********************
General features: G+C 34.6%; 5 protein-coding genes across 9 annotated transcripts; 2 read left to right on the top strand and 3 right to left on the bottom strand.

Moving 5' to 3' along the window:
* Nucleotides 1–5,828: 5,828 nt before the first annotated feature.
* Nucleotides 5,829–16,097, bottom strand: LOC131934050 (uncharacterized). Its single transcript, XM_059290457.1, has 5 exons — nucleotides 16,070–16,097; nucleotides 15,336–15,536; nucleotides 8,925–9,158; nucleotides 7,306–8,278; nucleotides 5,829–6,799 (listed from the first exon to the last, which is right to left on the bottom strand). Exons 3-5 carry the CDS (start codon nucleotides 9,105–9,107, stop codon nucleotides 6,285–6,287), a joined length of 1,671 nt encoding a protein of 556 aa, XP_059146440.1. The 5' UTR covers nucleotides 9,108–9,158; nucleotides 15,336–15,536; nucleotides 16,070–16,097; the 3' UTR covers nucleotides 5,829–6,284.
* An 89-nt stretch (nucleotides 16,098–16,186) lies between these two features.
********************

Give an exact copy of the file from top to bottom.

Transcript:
General features: G+C 34.6%; 5 protein-coding genes across 9 annotated transcripts; 2 read left to right on the top strand and 3 right to left on the bottom strand.

Moving 5' to 3' along the window:
* Nucleotides 1–5,828: 5,828 nt before the first annotated feature.
* Nucleotides 5,829–16,097, bottom strand: LOC131934050 (uncharacterized). Its single transcript, XM_059290457.1, has 5 exons — nucleotides 16,070–16,097; nucleotides 15,336–15,536; nucleotides 8,925–9,158; nucleotides 7,306–8,278; nucleotides 5,829–6,799 (listed from the first exon to the last, which is right to left on the bottom strand). Exons 3-5 carry the CDS (start codon nucleotides 9,105–9,107, stop codon nucleotides 6,285–6,287), a joined length of 1,671 nt encoding a protein of 556 aa, XP_059146440.1. The 5' UTR covers nucleotides 9,108–9,158; nucleotides 15,336–15,536; nucleotides 16,070–16,097; the 3' UTR covers nucleotides 5,829–6,284.
* An 89-nt stretch (nucleotides 16,098–16,186) lies between these two features.